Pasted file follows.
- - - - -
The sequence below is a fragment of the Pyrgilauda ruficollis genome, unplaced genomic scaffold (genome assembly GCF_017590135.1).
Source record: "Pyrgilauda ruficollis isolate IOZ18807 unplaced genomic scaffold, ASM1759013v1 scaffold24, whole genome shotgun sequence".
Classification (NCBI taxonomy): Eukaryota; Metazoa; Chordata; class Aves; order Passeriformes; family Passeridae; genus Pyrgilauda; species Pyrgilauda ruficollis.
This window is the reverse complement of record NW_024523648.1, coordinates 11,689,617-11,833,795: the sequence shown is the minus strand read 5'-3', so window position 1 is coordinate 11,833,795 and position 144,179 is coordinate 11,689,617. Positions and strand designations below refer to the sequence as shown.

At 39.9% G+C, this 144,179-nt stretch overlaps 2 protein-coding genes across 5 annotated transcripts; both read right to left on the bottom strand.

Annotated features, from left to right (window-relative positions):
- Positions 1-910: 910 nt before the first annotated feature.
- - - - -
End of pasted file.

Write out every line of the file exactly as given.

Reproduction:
The sequence below is a fragment of the Pyrgilauda ruficollis genome, unplaced genomic scaffold (genome assembly GCF_017590135.1).
Source record: "Pyrgilauda ruficollis isolate IOZ18807 unplaced genomic scaffold, ASM1759013v1 scaffold24, whole genome shotgun sequence".
Classification (NCBI taxonomy): Eukaryota; Metazoa; Chordata; class Aves; order Passeriformes; family Passeridae; genus Pyrgilauda; species Pyrgilauda ruficollis.
This window is the reverse complement of record NW_024523648.1, coordinates 11,689,617-11,833,795: the sequence shown is the minus strand read 5'-3', so window position 1 is coordinate 11,833,795 and position 144,179 is coordinate 11,689,617. Positions and strand designations below refer to the sequence as shown.

At 39.9% G+C, this 144,179-nt stretch overlaps 2 protein-coding genes across 5 annotated transcripts; both read right to left on the bottom strand.

Annotated features, from left to right (window-relative positions):
- Positions 1-910: 910 nt before the first annotated feature.